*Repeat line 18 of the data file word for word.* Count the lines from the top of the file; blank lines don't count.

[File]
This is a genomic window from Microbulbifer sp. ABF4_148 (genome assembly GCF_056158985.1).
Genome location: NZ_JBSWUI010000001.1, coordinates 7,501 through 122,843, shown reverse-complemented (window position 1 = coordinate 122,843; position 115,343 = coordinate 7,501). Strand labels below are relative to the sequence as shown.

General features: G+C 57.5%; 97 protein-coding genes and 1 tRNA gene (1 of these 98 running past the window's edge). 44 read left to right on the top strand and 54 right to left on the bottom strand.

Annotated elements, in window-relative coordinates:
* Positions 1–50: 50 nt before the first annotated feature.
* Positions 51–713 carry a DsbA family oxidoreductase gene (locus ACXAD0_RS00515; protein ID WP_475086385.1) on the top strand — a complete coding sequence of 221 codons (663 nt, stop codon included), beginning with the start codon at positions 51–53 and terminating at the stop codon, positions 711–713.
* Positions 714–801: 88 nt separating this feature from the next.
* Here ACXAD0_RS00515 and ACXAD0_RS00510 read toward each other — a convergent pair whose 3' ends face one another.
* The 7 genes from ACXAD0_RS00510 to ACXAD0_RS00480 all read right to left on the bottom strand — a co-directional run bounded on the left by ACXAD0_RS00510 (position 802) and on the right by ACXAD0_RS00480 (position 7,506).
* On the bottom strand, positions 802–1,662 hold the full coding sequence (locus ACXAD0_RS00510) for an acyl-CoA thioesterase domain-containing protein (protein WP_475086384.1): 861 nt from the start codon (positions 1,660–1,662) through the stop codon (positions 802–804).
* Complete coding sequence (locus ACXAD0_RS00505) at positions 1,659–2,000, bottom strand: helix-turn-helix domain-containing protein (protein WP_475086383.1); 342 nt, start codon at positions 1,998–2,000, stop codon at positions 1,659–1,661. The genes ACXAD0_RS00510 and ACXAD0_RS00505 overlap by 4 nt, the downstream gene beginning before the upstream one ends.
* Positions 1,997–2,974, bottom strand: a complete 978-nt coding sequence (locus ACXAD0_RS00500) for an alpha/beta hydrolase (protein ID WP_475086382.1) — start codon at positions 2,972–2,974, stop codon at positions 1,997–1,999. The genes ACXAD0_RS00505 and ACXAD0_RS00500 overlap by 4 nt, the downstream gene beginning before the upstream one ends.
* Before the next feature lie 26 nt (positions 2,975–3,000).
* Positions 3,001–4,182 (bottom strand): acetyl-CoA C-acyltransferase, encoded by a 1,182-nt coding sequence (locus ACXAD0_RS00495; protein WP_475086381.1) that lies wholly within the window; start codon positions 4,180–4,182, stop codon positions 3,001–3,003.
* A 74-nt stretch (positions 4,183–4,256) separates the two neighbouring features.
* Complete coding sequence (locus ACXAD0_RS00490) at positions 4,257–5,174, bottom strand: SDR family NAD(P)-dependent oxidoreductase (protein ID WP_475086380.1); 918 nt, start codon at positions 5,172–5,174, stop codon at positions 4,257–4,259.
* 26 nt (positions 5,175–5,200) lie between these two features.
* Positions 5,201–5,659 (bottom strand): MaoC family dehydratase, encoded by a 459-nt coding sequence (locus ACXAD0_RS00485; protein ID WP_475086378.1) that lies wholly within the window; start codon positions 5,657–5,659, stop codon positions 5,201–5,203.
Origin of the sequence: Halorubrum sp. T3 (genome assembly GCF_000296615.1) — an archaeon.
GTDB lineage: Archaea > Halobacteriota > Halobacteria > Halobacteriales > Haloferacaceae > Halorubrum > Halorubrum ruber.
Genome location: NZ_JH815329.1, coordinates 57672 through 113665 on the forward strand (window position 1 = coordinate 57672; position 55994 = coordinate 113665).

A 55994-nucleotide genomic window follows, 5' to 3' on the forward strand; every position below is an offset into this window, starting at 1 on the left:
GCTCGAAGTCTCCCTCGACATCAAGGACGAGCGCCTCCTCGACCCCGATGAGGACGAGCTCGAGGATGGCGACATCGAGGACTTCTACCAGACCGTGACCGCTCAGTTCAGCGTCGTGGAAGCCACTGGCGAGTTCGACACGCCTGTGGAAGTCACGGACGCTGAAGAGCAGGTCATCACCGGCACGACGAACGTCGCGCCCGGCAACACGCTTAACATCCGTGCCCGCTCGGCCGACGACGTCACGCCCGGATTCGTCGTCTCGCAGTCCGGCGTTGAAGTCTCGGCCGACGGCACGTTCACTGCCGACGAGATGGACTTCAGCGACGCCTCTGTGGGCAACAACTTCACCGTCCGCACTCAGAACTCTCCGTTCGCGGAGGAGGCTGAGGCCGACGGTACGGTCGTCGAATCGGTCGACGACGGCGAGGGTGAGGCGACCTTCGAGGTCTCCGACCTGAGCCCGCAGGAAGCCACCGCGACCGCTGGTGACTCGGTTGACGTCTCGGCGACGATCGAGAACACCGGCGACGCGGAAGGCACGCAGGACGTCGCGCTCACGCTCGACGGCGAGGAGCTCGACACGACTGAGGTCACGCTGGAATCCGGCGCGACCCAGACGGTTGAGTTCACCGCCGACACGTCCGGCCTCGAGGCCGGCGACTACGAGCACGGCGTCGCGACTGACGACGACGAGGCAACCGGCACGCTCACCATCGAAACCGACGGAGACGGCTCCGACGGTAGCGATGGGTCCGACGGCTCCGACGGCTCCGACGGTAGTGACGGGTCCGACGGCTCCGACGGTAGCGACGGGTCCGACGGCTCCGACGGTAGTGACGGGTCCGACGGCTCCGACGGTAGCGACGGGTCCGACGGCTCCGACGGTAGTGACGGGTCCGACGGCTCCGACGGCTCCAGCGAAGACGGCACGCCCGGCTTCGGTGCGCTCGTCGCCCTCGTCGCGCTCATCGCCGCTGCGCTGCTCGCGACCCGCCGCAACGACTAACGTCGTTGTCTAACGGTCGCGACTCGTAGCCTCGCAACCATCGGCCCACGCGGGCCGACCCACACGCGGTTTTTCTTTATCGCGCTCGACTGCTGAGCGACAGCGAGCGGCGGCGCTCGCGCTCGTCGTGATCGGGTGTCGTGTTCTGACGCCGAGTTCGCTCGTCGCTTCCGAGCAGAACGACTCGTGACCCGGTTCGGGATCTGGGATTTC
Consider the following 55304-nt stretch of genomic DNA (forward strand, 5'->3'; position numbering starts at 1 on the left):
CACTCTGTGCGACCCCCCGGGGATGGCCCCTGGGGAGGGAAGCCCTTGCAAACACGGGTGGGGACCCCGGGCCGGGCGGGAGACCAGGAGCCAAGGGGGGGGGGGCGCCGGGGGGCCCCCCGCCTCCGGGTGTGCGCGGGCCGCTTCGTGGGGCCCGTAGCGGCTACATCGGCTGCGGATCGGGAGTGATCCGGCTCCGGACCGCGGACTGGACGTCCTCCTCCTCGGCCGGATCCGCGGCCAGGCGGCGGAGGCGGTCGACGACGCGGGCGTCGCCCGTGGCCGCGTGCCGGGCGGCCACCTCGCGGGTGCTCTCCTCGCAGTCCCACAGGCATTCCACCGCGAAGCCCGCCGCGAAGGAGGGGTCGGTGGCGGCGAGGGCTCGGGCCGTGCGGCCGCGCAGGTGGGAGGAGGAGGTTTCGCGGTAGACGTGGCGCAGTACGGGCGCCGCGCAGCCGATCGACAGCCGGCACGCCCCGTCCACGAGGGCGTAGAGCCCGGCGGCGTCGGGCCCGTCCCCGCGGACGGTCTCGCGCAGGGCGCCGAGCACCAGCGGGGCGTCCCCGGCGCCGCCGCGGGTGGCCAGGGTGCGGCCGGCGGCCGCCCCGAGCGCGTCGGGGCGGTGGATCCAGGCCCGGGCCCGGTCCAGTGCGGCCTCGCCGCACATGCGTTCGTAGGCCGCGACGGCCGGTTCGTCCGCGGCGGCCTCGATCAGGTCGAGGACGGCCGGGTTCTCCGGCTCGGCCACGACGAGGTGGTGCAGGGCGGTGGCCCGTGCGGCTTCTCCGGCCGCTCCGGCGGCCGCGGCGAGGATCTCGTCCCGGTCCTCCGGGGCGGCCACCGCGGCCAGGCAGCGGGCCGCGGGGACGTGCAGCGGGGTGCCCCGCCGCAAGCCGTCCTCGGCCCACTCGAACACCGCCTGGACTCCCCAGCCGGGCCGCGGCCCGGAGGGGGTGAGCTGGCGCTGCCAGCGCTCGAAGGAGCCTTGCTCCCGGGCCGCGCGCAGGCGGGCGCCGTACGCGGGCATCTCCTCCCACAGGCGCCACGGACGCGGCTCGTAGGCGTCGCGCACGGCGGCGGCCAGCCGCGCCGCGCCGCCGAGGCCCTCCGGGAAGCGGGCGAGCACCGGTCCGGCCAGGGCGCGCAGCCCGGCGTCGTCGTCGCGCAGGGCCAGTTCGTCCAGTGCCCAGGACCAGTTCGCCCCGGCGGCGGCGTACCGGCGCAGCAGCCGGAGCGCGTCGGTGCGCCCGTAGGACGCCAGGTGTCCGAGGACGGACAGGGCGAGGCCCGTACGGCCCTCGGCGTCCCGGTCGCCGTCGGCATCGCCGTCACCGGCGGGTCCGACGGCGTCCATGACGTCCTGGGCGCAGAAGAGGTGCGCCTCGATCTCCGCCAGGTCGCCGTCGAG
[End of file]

* Positions 5,201–5,659 (bottom strand): MaoC family dehydratase, encoded by a 459-nt coding sequence (locus ACXAD0_RS00485; protein ID WP_475086378.1) that lies wholly within the window; start codon positions 5,657–5,659, stop codon positions 5,201–5,203.